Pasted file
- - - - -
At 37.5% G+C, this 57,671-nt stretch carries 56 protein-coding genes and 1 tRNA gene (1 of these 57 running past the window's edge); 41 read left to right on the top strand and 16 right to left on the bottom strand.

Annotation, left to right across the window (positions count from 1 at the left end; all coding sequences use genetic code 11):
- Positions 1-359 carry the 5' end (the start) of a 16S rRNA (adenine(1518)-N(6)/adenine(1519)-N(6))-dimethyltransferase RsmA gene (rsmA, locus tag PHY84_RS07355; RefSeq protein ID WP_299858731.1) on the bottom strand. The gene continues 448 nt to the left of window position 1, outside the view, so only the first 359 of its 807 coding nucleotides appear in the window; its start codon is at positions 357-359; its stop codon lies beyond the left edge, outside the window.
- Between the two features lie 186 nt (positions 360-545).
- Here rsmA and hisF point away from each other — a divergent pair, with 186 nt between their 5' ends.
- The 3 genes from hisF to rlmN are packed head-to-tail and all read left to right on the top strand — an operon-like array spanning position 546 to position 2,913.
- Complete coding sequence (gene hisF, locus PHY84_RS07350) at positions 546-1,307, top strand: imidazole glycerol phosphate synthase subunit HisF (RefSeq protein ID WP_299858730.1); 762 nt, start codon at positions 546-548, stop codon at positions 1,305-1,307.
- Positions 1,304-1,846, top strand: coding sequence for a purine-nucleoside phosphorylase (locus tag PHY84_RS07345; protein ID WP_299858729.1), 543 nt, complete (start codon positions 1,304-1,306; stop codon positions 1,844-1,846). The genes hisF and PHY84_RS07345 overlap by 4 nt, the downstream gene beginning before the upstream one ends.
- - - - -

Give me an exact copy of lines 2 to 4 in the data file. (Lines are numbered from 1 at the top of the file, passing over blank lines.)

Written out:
Annotation, left to right across the window (positions count from 1 at the left end; all coding sequences use genetic code 11):
- Positions 1-359 carry the 5' end (the start) of a 16S rRNA (adenine(1518)-N(6)/adenine(1519)-N(6))-dimethyltransferase RsmA gene (rsmA, locus tag PHY84_RS07355; RefSeq protein ID WP_299858731.1) on the bottom strand. The gene continues 448 nt to the left of window position 1, outside the view, so only the first 359 of its 807 coding nucleotides appear in the window; its start codon is at positions 357-359; its stop codon lies beyond the left edge, outside the window.
- Between the two features lie 186 nt (positions 360-545).